According to recent surveys, more than 40 percent of principals are considering leaving their jobs. With the pandemic, running a school building has become even more complicated, and principals' workloads continue to grow. If we

EdWeek Top School Jobs

Teacher Jobs
Search over ten thousand teaching jobs nationwide — elementary, middle, high school and more.
View Jobs
Principal Jobs
Find hundreds of jobs for principals, assistant principals, and other school leadership roles.
View Jobs
Administrator Jobs
Over a thousand district-level jobs: superintendents, directors, more.
View Jobs
Support Staff Jobs
Search thousands of jobs, from paraprofessionals to counselors and more.
View Jobs

Read Next

Education Gunman in Parkland School Massacre to Plead Guilty
The gunman who killed 14 students and three staff members at a Florida high school will plead guilty to their murders, his attorneys said.
4 min read
Parkland school shooter Nikolas Cruz is sworn in before pleading guilty, Friday, Oct. 15, 2021, at the Broward County Courthouse in Fort Lauderdale, Fla., on all four criminal counts stemming from his attack on a Broward County jail guard in November 2018, Cruz's lawyers said Friday that he plans to plead guilty to the 2018 massacre at a Parkland high school.
Parkland school shooter Nikolas Cruz is sworn in before pleading guilty, Friday, Oct. 15, 2021, at the Broward County Courthouse in Fort Lauderdale, Fla., on all four criminal counts stemming from his attack on a Broward County jail guard in November 2018, Cruz's lawyers said Friday that he plans to plead guilty to the 2018 massacre at a Parkland high school.
Amy Beth Bennett/South Florida Sun Sentinel via AP
Education California Makes Ethnic Studies a High School Requirement
California is among the first in the nation to require students to take a course in ethnic studies to get a diploma starting in 2029-30.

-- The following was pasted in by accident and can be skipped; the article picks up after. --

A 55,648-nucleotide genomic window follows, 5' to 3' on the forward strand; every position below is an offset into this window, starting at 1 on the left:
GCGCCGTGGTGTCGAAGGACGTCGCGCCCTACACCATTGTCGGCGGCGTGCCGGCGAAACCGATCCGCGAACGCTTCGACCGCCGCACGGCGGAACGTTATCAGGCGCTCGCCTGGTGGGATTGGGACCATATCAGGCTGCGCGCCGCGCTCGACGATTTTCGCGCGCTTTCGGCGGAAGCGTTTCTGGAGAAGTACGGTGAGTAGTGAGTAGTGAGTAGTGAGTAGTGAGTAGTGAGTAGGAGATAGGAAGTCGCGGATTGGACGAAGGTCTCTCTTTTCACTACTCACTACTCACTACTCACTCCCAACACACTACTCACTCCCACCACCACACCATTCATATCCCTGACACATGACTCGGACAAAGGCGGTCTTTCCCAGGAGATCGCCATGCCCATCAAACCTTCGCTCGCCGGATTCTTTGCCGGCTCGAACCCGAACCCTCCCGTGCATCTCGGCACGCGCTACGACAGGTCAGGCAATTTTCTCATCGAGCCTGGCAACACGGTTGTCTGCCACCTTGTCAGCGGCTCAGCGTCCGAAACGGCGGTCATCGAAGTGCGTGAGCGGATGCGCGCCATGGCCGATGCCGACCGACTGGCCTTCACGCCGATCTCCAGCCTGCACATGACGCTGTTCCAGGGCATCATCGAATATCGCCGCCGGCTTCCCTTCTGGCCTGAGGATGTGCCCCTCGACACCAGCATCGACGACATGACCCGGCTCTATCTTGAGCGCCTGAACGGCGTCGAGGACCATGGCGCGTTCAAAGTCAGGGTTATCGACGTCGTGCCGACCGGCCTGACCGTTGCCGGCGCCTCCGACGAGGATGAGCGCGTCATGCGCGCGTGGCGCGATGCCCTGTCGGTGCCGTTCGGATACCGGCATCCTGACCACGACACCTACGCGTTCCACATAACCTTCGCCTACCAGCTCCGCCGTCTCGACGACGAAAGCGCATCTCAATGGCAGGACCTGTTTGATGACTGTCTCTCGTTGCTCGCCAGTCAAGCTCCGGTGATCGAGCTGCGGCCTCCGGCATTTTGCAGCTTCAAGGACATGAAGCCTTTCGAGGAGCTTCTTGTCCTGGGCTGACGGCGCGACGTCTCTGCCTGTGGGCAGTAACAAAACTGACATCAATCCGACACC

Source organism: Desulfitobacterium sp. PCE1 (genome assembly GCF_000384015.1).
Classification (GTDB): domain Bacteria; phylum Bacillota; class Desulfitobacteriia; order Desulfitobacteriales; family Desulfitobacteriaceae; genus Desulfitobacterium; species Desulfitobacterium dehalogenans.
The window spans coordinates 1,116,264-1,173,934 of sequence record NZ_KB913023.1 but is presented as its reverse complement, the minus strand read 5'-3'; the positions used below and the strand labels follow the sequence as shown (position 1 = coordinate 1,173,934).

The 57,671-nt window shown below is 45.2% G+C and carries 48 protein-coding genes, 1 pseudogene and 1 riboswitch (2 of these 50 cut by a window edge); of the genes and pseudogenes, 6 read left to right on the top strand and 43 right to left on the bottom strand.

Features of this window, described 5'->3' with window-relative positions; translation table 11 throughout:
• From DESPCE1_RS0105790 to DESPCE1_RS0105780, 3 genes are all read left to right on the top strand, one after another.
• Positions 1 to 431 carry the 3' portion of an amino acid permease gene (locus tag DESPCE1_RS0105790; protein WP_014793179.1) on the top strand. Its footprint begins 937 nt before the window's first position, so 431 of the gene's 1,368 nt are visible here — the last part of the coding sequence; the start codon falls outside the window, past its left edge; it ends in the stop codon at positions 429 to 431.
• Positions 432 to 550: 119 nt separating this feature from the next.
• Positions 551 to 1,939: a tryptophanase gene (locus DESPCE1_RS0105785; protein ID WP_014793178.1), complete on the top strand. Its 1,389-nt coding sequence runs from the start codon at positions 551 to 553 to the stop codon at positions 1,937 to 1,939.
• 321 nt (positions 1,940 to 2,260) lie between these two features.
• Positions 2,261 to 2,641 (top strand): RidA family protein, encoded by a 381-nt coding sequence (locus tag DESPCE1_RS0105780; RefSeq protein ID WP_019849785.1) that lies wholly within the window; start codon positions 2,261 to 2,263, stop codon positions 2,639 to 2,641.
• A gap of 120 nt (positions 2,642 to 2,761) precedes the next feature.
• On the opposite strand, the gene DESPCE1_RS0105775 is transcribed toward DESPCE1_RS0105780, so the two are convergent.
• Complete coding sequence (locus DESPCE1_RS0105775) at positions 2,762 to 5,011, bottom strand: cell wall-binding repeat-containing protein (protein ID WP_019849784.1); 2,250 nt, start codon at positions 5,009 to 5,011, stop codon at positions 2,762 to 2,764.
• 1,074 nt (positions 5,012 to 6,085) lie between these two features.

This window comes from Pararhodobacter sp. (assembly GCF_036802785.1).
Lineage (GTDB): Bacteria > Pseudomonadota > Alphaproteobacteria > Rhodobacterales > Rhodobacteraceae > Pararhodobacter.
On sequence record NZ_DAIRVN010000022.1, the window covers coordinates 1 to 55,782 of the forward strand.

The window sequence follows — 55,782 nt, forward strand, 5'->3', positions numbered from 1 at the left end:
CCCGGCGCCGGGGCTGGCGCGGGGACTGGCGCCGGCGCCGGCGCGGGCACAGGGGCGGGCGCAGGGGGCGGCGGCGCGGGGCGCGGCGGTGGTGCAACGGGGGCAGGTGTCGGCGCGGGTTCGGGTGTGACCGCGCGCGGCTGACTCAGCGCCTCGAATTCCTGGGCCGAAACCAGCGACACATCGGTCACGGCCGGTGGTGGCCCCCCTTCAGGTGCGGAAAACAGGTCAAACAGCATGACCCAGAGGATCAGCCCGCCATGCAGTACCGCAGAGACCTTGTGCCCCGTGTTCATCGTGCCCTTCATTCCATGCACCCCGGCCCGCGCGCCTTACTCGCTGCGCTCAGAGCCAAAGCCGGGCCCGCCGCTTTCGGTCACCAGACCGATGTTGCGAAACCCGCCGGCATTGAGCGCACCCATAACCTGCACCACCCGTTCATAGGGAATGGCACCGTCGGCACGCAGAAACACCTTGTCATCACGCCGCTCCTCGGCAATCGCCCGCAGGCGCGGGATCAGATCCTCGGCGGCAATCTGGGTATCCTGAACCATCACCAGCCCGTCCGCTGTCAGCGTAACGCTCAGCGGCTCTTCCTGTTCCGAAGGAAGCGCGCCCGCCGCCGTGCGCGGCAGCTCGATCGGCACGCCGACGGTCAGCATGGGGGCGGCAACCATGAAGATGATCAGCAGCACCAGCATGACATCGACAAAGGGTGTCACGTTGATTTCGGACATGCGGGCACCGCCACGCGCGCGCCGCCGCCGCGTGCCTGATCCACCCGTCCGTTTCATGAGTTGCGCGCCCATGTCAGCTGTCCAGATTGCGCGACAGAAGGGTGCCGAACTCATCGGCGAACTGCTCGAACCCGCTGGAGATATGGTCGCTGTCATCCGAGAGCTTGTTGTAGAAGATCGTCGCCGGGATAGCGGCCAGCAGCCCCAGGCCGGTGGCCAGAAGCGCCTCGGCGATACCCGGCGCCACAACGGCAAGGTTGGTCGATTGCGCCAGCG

4 min read
FILE - In this Jan. 22, 2020, file photo, Democratic Assembly members, from left, James Ramos, Chris Holden Jose Medina, and Rudy Salas, Jr., right, huddle during an Assembly session in Sacramento, Calif. Medina's bill to make ethnic studies a high school requirement was signed into law by California Gov. Gavin Newsom on Friday, Oct. 8, 2021. (AP Photo/Rich Pedroncelli, File)
Education California Requires Free Menstrual Products in Public Schools
The move comes as women’s rights advocates push nationwide for affordable access to pads, tampons, and other items.
1 min read
Tammy Compton restocks tampons at Compton's Market, in Sacramento, Calif., on June 22, 2016. California public schools and colleges must stock their restrooms with free menstrual products under a new law signed by Gov. Gavin Newsom, Friday, Oct. 8, 2021.
Tammy Compton restocks tampons at Compton's Market, in Sacramento, Calif., on June 22, 2016. California public schools and colleges must stock their restrooms with free menstrual products under a new law signed by Gov. Gavin Newsom, Friday, Oct. 8, 2021.
Rich Pedroncelli/AP
Education Florida to Dock School District Salaries for Requiring Masks
Florida is set to dock salaries and withhold funding from local school districts that defied Gov. Ron DeSantis' ban on mask mandates.
2 min read
Florida Gov. Ron DeSantis speaks, Tuesday, Sept. 14, 2021, at the Doral Academy Preparatory School in Doral, Fla.
Florida Gov. Ron DeSantis speaks, Tuesday, Sept. 14, 2021, at the Doral Academy Preparatory School in Doral, Fla.
Wilfredo Lee/AP